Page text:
A veggie dog, ironically, is often not made from vegetables. Or not enough of them, anyway. Instead, the vegan versions of hot dogs often are made of an array of soy-based products, which makes customers at Fritzi Dog do a double take when they discover that the Original Farmers Market eatery's veggie dog is made from a carrot.
Even in vegan circles, a carrot-based veggie dog isn't the norm, so we caught up with Fritzi Dog owner Neal Fraser (BLD, the late and lamented Grace, the forthcoming Redbird) to ask why he prefers a carrot to tofu and what diners think of his unique creation.
Squid Ink: On your menu, what's vegan and what's vegetarian?
Neal Fraser: The carrot dog, which we've been making since we opened, is vegan. We recently came up with a vegan bun, which is our pretzel bun made without milk powder. Most of our buns have nonfat dried milk powder and then they're glazed with eggs. The dog we came up with has deep-fried Brussels sprouts that are topped with gremolata. And that goes on top of the dog. That's our signature vegan dog. Although you can add other things to it, we feel like that's the best combination of ingredients, vegan-wise.
SI: Why have you included the carrot dog since the day you opened?
NF: I'm born and raised in Los Angeles and I try to be no dummy to what people want. We have a fine-dining restaurant, Grace, and a cafe called BLD and we've always had vegan and vegetarian options on our menus because people want them. I never wanted to be the place that you couldn't go to just because you didn't eat a specific thing. That's why we have a gluten-free bun as well. We wanted to be inclusive and make something that is great and unique.
As a non-vegan, I don't really like textured wheat protein. I just don't like the consistency of it. And if I'm going to eat a vegetable, I want it to taste like a vegetable. I don't want my vegetables to taste like meat or look like meat. We experimented with a couple of things and a friend of mine mentioned she's had something similar before, so we applied some modern techniques to a carrot.
SI: How long did you experiment with the carrot before you felt like you got it right?
NF: Not that long. Maybe a couple of weeks before we got the texture and flavor profile correct. We wanted it to taste like a hot dog. We have lots of other vegan options — roasted onions and peppers and things like that — and I don't think catsup and mustard is necessarily right for the carrot dog like a traditional hot dog. If you put peppers and onions and Brussels sprouts on it, at a certain point, it has a similar snap like a regular boiled hot dog. You kind of forget that it is vegan, which to me is kind of part of why it's good. It doesn't taste like something other than a hot dog.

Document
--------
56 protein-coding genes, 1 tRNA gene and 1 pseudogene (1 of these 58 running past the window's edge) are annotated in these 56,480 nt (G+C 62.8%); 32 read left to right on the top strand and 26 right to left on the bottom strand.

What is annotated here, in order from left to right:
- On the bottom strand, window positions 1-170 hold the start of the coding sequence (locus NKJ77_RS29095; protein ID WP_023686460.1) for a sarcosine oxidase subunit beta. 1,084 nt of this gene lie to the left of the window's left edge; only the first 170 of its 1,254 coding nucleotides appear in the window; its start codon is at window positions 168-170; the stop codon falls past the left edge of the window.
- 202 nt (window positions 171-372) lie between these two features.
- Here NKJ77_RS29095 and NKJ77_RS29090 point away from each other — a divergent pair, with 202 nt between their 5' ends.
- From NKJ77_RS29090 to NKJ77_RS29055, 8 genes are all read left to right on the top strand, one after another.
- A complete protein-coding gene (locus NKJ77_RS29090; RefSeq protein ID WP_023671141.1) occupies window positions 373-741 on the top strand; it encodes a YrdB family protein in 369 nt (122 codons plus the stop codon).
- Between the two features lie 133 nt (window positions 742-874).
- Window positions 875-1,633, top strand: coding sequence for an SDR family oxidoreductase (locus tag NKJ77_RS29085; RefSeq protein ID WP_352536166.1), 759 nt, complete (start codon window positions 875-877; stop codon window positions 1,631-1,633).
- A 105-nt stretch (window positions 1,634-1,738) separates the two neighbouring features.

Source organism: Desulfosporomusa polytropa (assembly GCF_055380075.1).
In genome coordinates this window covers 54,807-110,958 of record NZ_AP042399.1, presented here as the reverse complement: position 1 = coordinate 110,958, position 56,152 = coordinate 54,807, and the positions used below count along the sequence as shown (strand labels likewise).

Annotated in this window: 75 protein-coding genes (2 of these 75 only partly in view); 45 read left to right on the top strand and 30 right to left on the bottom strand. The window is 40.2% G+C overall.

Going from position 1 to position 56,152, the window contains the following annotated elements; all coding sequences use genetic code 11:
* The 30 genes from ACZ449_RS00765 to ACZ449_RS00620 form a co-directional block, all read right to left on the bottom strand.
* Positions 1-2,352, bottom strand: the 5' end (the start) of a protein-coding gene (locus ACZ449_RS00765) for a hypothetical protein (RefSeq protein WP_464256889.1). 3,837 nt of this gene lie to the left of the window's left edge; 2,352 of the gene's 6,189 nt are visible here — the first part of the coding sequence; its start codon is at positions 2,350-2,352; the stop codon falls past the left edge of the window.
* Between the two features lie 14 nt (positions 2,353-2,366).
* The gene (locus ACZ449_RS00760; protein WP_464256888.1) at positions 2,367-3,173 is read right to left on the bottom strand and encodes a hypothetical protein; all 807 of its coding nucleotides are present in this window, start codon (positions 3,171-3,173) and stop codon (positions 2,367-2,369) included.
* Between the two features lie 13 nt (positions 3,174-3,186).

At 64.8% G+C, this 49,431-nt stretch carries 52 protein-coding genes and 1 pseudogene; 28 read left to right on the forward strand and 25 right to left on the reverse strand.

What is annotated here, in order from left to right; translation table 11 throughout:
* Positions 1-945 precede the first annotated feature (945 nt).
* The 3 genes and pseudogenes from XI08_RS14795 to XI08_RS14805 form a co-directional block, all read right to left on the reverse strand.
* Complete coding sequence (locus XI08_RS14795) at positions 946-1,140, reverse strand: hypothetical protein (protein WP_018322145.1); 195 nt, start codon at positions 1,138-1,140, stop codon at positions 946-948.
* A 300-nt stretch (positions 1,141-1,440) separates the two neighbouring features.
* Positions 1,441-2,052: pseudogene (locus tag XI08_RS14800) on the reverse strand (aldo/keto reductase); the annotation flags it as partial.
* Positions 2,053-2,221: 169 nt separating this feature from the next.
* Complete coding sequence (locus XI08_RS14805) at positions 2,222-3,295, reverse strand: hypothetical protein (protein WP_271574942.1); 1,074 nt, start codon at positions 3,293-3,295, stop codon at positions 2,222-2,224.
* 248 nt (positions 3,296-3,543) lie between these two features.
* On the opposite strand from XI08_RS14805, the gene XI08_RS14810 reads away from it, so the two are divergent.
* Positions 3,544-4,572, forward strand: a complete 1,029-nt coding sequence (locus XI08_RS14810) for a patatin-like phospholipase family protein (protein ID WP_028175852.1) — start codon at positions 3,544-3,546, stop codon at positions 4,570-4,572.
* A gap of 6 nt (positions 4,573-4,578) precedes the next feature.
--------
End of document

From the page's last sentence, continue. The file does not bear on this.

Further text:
SI: So it's not in that “other” category?
NF: Yeah. A lot of people think it's amazingly creative and some people are like, “What the fuck? You're serving a carrot.” They're organic carrots and they're whittled down to the size of a hot dog. Obviously, a lot more prep goes into that than into our normal hot dogs. They take man-hours to make them.
SI: How long? Can you explain the process?
NF: More or less, they're whittled down and then we add spices and vinegar. Then we vacuum pack them and cook them at a low temperature for a long period of time.
SI: I read somewhere it's 18 hours with 26 spices.
NF: Something like that. Yeah.
SI: So this is a long process.
NF: Yeah. I think all food is taking something complicated and making it seem easy. That's what keeps you coming back for something. If something is too complicated, it goes over your head.
SI: What's the response like from carnivores?
NF: It's definitely our most mixed hot dog. People either love it or they don't, and I think that always says something. If it's a mediocre, lukewarm response, you don't always know if people are being genuine. One of my daughter's friends had it and he couldn't wrap his head around it. He's a vegetarian. He's also 9 years old. He said, “It's a carrot. Why are you charging me five dollars for a carrot?” It was very funny. Most people think it's unique and intriguing and delicious.